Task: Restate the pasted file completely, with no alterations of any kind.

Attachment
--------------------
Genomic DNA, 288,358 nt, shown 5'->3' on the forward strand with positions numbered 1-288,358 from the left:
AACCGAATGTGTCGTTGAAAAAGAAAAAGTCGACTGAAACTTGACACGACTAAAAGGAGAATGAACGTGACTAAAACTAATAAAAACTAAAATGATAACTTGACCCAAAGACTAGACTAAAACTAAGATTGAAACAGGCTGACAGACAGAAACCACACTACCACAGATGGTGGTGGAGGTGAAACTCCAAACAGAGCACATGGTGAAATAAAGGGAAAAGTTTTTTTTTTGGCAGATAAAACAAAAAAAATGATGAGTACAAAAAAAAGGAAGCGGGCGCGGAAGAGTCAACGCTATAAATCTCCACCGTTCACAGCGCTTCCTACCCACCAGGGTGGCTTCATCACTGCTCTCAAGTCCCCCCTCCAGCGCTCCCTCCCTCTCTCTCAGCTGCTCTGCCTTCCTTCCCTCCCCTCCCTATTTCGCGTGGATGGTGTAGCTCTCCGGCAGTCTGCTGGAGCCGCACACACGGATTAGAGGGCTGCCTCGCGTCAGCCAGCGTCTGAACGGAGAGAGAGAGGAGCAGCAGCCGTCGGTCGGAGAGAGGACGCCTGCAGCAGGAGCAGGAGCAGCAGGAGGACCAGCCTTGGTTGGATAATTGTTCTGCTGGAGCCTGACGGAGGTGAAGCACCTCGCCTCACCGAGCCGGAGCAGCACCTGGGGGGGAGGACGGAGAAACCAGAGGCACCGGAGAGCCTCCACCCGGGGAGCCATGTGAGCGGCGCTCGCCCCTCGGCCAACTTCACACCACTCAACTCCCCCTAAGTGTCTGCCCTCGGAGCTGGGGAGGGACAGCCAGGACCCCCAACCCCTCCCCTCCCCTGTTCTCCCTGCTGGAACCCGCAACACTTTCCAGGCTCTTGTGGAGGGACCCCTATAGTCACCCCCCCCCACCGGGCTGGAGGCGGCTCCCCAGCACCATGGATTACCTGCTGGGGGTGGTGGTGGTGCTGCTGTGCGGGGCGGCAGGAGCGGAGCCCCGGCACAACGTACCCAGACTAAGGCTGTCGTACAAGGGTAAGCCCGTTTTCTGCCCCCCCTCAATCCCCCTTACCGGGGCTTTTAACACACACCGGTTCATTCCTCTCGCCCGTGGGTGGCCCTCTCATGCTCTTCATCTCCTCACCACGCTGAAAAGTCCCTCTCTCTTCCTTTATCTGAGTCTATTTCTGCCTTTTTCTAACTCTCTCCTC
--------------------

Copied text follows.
Genomic DNA, 288,358 nt, shown 5'->3' on the forward strand with positions numbered 1-288,358 from the left:
AACCGAATGTGTCGTTGAAAAAGAAAAAGTCGACTGAAACTTGACACGACTAAAAGGAGAATGAACGTGACTAAAACTAATAAAAACTAAAATGATAACTTGACCCAAAGACTAGACTAAAACTAAGATTGAAACAGGCTGACAGACAGAAACCACACTACCACAGATGGTGGTGGAGGTGAAACTCCAAACAGAGCACATGGTGAAATAAAGGGAAAAGTTTTTTTTTTGGCAGATAAAACAAAAAAAATGATGAGTACAAAAAAAAGGAAGCGGGCGCGGAAGAGTCAACGCTATAAATCTCCACCGTTCACAGCGCTTCCTACCCACCAGGGTGGCTTCATCACTGCTCTCAAGTCCCCCCTCCAGCGCTCCCTCCCTCTCTCTCAGCTGCTCTGCCTTCCTTCCCTCCCCTCCCTATTTCGCGTGGATGGTGTAGCTCTCCGGCAGTCTGCTGGAGCCGCACACACGGATTAGAGGGCTGCCTCGCGTCAGCCAGCGTCTGAACGGAGAGAGAGAGGAGCAGCAGCCGTCGGTCGGAGAGAGGACGCCTGCAGCAGGAGCAGGAGCAGCAGGAGGACCAGCCTTGGTTGGATAATTGTTCTGCTGGAGCCTGACGGAGGTGAAGCACCTCGCCTCACCGAGCCGGAGCAGCACCTGGGGGGGAGGACGGAGAAACCAGAGGCACCGGAGAGCCTCCACCCGGGGAGCCATGTGAGCGGCGCTCGCCCCTCGGCCAACTTCACACCACTCAACTCCCCCTAAGTGTCTGCCCTCGGAGCTGGGGAGGGACAGCCAGGACCCCCAACCCCTCCCCTCCCCTGTTCTCCCTGCTGGAACCCGCAACACTTTCCAGGCTCTTGTGGAGGGACCCCTATAGTCACCCCCCCCCACCGGGCTGGAGGCGGCTCCCCAGCACCATGGATTACCTGCTGGGGGTGGTGGTGGTGCTGCTGTGCGGGGCGGCAGGAGCGGAGCCCCGGCACAACGTACCCAGACTAAGGCTGTCGTACAAGGGTAAGCCCGTTTTCTGCCCCCCCTCAATCCCCCTTACCGGGGCTTTTAACACACACCGGTTCATTCCTCTCGCCCGTGGGTGGCCCTCTCATGCTCTTCATCTCCTCACCACGCTGAAAAGTCCCTCTCTCTTCCTTTATCTGAGTCTATTTCTGCCTTTTTCTAACTCTCTCCTC